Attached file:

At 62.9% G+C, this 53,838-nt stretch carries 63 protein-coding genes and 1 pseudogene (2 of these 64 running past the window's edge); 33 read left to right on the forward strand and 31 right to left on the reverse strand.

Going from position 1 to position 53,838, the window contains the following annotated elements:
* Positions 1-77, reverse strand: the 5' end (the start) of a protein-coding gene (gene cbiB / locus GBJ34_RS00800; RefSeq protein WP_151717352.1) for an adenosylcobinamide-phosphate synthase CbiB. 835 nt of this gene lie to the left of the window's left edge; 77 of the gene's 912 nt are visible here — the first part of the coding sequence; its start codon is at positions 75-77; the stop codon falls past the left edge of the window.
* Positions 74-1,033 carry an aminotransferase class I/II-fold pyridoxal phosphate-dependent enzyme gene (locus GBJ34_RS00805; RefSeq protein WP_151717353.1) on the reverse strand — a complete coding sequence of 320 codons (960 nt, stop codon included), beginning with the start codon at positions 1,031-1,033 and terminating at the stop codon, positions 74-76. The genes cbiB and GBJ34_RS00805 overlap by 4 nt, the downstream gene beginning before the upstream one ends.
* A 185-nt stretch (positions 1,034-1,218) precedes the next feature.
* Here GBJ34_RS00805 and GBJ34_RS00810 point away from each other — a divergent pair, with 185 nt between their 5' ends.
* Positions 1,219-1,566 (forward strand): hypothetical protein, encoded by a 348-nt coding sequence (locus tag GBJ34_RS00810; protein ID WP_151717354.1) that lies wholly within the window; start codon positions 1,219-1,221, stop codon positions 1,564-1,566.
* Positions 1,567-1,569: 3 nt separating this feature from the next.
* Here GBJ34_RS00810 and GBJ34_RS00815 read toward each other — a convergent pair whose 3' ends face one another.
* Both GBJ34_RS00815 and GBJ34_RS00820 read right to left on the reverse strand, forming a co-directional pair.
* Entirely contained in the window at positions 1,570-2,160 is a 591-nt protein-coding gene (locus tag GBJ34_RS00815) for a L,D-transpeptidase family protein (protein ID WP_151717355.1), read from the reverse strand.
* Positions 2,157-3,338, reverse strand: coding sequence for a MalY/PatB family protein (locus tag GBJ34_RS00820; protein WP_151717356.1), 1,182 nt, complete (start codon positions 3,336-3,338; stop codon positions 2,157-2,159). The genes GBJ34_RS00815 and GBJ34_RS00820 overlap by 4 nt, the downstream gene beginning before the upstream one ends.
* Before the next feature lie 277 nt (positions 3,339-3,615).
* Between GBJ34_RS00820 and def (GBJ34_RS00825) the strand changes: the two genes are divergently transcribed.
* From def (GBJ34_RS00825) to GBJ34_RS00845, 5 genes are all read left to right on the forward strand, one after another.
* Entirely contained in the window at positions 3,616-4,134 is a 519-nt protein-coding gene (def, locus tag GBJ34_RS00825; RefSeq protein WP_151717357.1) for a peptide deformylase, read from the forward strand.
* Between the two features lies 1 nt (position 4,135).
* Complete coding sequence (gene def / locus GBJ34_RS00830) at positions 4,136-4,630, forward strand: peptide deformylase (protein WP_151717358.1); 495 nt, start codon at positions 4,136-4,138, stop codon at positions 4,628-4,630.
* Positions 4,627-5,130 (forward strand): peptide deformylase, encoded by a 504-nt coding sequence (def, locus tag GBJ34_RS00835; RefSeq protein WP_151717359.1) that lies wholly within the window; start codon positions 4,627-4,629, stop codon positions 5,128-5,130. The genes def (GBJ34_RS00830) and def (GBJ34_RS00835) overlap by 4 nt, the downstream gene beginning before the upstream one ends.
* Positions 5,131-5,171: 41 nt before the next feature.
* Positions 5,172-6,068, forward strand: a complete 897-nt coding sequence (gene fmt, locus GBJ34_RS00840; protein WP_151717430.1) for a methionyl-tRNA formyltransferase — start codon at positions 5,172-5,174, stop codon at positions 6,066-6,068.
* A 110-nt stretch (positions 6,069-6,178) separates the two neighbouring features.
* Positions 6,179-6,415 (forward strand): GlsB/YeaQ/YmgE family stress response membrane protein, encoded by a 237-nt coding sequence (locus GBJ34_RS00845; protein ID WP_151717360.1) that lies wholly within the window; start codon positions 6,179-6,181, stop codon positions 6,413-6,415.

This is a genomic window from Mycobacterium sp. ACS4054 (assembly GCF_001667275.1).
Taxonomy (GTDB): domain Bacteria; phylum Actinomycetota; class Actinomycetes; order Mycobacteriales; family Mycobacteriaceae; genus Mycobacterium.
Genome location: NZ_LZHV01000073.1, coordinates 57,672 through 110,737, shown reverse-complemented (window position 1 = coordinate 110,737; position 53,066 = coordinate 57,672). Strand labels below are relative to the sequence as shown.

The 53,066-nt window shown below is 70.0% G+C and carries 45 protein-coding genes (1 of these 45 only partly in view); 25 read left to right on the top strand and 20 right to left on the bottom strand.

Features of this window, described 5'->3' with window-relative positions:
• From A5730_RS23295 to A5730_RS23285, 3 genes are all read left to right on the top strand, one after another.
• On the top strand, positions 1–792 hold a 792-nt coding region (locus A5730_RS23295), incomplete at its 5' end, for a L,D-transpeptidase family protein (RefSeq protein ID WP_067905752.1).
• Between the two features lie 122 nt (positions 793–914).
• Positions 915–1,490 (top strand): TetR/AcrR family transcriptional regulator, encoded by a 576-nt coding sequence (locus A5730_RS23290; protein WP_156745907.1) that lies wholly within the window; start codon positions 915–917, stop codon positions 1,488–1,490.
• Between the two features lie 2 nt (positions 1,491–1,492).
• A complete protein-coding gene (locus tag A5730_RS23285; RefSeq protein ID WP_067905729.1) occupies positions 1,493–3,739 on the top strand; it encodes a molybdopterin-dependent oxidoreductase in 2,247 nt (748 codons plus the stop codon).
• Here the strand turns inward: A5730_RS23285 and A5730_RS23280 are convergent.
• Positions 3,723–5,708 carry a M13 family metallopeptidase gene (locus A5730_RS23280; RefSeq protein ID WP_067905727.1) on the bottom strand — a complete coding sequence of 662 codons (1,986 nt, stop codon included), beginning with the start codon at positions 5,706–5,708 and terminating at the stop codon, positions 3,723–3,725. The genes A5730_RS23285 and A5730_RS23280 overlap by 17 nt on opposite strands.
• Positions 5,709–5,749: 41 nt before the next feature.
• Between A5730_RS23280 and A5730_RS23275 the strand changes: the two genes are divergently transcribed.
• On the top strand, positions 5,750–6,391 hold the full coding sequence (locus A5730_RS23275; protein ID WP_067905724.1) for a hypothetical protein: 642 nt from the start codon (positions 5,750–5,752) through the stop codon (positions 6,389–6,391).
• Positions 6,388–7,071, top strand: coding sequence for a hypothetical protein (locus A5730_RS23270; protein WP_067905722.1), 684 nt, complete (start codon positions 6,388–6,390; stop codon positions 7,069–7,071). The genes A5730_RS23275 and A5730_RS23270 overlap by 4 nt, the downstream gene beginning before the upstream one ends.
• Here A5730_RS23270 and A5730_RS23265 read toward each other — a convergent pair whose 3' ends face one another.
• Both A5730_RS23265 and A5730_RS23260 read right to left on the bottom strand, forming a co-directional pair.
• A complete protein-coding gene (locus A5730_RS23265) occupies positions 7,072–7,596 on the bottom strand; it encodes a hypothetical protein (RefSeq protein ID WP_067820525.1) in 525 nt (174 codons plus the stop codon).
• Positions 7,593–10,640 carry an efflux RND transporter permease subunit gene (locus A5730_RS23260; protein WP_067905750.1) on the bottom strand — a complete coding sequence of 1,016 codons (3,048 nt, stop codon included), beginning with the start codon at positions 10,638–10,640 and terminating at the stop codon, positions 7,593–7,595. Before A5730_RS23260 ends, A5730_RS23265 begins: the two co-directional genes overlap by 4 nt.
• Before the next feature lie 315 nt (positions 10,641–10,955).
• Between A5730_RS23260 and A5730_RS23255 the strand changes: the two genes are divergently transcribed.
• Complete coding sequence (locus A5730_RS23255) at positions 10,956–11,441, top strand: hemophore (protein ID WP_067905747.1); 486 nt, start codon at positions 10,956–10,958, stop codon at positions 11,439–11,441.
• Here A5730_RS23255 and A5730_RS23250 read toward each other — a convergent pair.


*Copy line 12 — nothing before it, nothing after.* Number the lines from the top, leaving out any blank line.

* Positions 2,157-3,338, reverse strand: coding sequence for a MalY/PatB family protein (locus tag GBJ34_RS00820; protein WP_151717356.1), 1,182 nt, complete (start codon positions 3,336-3,338; stop codon positions 2,157-2,159). The genes GBJ34_RS00815 and GBJ34_RS00820 overlap by 4 nt, the downstream gene beginning before the upstream one ends.